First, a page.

Frankenmuth fish passage project complete

Published Nov. 4, 2015

DETROIT -- The U.S. Army Corps of Engineers, Detroit District announces completion of the Frankenmuth fish passage project, located in the City of Frankenmuth, Saginaw County, Mich.

The construction contract, awarded to CTI and Associates, Inc., for $2.5 million in September 2014, was substantially completed in October 2015 – two weeks ahead of schedule. The fish passage project restores fishery access to more than 73 miles of river and spawning habitat. Previously, the dam prevented passage of walleye, lake sturgeon and other native species from accessing these valuable and historically significant areas. The fish passage project involves construction of a rock ramp providing an approximate three percent elevation increase up to and encompassing the existing dam’s footprint.

The project sponsor, the city of Frankenmuth, highlighted the significance of the fish passage project at a ribbon cutting ceremony on Tuesday, October 27 in Frankenmuth, Mich. During that ceremony, various stakeholders celebrated completion of this project, designed to restore the walleye population in the Cass River, so it can be largely self-sustained through natural reproduction.

This project is authorized under the Great Lakes Fishery and Ecosystem Restoration, GLFER, program with some of the federal funds coming from the Great Lake Restoration Initiative, GLRI, with the city of Frankenmuth providing 35 percent of the overall project costs.

"The Corps has a long and proud history of involvement in environmental remediation projects throughout the nation, and this project exemplifies our commitment to ecosystem restoration in the Great Lakes region," said Lt. Col. Michael Sellers, district engineer, U.S. Army Corps of Engineers, Detroit District.

The rock ramp was constructed in an approximate 350-foot section of the Cass River adjacent to and downstream from the Frankenmuth Dam. The rock ramp will allow various fish species, including walleye and lake sturgeon, to access spawning habitat that had been unreachable for more than 150 years since the dam was originally constructed.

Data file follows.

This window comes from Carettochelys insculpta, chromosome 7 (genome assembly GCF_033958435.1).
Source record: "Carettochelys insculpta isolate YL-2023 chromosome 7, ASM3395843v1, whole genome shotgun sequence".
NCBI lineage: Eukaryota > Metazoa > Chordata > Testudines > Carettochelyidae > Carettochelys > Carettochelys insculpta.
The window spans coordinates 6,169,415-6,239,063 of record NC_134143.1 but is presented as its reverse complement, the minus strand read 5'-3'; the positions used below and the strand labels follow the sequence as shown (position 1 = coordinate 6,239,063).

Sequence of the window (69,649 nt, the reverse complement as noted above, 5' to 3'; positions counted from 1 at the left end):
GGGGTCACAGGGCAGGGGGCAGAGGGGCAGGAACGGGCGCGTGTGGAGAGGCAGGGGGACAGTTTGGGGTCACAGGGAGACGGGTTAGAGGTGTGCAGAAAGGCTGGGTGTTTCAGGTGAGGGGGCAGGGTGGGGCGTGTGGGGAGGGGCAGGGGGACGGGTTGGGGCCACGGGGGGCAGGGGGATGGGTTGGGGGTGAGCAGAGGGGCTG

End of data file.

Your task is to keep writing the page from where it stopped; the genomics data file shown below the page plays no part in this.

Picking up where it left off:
Maximizing the opportunity to support natural fish reproduction, the project restores fish passage in Frankenmuth, continuing to rebuild the Saginaw Bay and Lake Huron fishery. The Great Lakes Fishery Commission, a joint taskforce of Great Lakes states and provinces in the United States and Canada, rated the project a "High Priority" when evaluating the fisheries and ecosystem benefits of the proposed project, according to the city of Frankenmuth Website.

The Cass River has been identified by the Michigan Department of Natural Resources and the Partnership for the Saginaw Bay Watershed as being one of six rivers in the Saginaw Bay watershed key to increasing the natural reproduction of walleye

The Frankenmuth Dam is located on the Cass River in the city of Frankenmuth, approximately 20 miles south of Lake Huron’s Saginaw Bay. The Cass River watershed drains about 908 square miles, and this region is part of the overall Saginaw River/Bay watershed.


Lynn Rose

Release no. 110415-01